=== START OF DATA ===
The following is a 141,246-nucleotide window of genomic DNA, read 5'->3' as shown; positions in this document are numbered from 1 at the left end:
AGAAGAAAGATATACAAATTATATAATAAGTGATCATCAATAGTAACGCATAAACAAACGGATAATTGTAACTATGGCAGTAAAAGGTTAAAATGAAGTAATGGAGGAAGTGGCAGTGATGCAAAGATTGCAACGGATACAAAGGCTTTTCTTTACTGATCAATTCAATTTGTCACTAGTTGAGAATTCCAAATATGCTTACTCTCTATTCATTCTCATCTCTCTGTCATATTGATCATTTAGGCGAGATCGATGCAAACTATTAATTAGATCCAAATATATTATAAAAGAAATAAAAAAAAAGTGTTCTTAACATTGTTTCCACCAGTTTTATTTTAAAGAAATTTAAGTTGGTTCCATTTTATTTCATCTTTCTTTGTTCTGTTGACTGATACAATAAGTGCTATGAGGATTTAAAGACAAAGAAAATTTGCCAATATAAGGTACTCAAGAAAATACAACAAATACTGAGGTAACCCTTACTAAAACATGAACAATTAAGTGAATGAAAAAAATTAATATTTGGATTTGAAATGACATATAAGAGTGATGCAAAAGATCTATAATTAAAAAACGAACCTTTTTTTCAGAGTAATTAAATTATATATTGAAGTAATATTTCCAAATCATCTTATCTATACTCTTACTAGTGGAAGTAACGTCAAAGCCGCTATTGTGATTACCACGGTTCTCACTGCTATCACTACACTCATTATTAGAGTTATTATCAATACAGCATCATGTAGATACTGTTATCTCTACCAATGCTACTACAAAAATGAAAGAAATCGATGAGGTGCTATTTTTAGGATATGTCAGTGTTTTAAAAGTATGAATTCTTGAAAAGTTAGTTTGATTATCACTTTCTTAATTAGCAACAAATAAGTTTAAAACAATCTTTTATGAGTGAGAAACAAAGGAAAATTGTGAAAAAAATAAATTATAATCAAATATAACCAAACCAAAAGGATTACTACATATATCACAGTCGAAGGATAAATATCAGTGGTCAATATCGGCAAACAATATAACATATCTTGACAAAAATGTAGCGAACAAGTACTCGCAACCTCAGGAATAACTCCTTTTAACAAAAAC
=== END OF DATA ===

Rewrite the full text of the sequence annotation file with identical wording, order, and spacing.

The following is a 141,246-nucleotide window of genomic DNA, read 5'->3' as shown; positions in this document are numbered from 1 at the left end:
AGAAGAAAGATATACAAATTATATAATAAGTGATCATCAATAGTAACGCATAAACAAACGGATAATTGTAACTATGGCAGTAAAAGGTTAAAATGAAGTAATGGAGGAAGTGGCAGTGATGCAAAGATTGCAACGGATACAAAGGCTTTTCTTTACTGATCAATTCAATTTGTCACTAGTTGAGAATTCCAAATATGCTTACTCTCTATTCATTCTCATCTCTCTGTCATATTGATCATTTAGGCGAGATCGATGCAAACTATTAATTAGATCCAAATATATTATAAAAGAAATAAAAAAAAAGTGTTCTTAACATTGTTTCCACCAGTTTTATTTTAAAGAAATTTAAGTTGGTTCCATTTTATTTCATCTTTCTTTGTTCTGTTGACTGATACAATAAGTGCTATGAGGATTTAAAGACAAAGAAAATTTGCCAATATAAGGTACTCAAGAAAATACAACAAATACTGAGGTAACCCTTACTAAAACATGAACAATTAAGTGAATGAAAAAAATTAATATTTGGATTTGAAATGACATATAAGAGTGATGCAAAAGATCTATAATTAAAAAACGAACCTTTTTTTCAGAGTAATTAAATTATATATTGAAGTAATATTTCCAAATCATCTTATCTATACTCTTACTAGTGGAAGTAACGTCAAAGCCGCTATTGTGATTACCACGGTTCTCACTGCTATCACTACACTCATTATTAGAGTTATTATCAATACAGCATCATGTAGATACTGTTATCTCTACCAATGCTACTACAAAAATGAAAGAAATCGATGAGGTGCTATTTTTAGGATATGTCAGTGTTTTAAAAGTATGAATTCTTGAAAAGTTAGTTTGATTATCACTTTCTTAATTAGCAACAAATAAGTTTAAAACAATCTTTTATGAGTGAGAAACAAAGGAAAATTGTGAAAAAAATAAATTATAATCAAATATAACCAAACCAAAAGGATTACTACATATATCACAGTCGAAGGATAAATATCAGTGGTCAATATCGGCAAACAATATAACATATCTTGACAAAAATGTAGCGAACAAGTACTCGCAACCTCAGGAATAACTCCTTTTAACAAAAAC